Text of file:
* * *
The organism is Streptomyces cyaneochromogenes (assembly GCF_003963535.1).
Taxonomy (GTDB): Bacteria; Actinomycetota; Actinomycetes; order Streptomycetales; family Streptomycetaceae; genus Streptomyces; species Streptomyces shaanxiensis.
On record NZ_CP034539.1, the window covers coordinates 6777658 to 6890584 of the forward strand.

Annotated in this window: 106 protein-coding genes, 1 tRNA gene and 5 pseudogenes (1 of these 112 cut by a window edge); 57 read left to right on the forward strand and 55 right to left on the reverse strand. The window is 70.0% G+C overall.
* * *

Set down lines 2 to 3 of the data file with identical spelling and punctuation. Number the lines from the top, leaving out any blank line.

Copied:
Taxonomy (GTDB): Bacteria; Actinomycetota; Actinomycetes; order Streptomycetales; family Streptomycetaceae; genus Streptomyces; species Streptomyces shaanxiensis.
On record NZ_CP034539.1, the window covers coordinates 6777658 to 6890584 of the forward strand.